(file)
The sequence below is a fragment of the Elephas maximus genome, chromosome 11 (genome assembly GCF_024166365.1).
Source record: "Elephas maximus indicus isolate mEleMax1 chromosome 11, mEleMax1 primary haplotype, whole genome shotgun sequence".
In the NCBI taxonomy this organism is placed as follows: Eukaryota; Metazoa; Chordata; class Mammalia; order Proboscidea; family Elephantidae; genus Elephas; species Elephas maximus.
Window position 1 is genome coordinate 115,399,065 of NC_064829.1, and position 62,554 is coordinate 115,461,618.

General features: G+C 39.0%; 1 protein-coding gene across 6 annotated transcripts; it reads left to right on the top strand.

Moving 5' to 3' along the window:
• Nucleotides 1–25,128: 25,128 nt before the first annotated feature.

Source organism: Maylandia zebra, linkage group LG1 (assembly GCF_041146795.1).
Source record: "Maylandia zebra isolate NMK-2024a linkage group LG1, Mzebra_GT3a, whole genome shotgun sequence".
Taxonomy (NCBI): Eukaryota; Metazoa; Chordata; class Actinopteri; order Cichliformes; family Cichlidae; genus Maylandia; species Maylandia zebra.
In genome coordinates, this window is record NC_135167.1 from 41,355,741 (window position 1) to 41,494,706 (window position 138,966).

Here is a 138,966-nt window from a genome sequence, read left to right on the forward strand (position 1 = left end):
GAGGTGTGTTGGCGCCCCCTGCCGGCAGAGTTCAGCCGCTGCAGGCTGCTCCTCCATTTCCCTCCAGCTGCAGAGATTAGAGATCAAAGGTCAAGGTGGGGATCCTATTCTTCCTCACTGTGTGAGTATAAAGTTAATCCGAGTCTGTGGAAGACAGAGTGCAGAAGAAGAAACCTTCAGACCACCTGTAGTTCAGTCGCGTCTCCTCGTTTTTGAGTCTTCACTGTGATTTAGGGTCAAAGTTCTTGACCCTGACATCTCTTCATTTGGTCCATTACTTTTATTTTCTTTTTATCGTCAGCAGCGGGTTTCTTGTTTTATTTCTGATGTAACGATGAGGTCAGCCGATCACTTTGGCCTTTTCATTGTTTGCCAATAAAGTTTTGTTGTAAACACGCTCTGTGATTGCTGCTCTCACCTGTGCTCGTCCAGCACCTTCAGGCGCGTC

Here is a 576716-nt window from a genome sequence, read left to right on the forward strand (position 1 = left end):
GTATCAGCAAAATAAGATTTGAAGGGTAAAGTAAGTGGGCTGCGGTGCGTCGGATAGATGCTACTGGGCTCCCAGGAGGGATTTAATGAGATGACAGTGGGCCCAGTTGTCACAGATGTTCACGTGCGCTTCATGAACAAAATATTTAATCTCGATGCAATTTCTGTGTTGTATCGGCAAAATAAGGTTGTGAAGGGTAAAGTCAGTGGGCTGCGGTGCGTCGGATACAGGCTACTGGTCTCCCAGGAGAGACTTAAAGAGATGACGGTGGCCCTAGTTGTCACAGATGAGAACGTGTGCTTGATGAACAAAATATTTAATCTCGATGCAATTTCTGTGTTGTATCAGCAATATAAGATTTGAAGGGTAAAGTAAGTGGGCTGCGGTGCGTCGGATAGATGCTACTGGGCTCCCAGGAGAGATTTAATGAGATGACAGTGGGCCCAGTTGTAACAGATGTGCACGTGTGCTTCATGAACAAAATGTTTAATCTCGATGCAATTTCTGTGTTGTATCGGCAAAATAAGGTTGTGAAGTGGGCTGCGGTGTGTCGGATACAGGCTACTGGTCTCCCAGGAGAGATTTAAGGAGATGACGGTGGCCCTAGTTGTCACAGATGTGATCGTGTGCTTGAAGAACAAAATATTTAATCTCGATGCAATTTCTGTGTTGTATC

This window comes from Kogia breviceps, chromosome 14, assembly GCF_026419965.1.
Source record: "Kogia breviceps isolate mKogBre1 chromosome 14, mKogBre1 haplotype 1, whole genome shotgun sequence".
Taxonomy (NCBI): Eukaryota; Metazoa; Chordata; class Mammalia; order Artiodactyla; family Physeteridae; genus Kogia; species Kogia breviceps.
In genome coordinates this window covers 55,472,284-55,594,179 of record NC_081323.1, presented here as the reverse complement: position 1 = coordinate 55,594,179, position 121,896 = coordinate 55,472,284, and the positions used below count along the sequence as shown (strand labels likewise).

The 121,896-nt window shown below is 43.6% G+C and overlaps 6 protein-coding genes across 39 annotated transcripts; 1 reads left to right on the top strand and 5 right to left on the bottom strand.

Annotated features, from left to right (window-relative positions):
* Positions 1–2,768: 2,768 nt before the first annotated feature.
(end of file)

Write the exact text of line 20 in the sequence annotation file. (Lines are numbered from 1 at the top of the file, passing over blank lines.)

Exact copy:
The 121,896-nt window shown below is 43.6% G+C and overlaps 6 protein-coding genes across 39 annotated transcripts; 1 reads left to right on the top strand and 5 right to left on the bottom strand.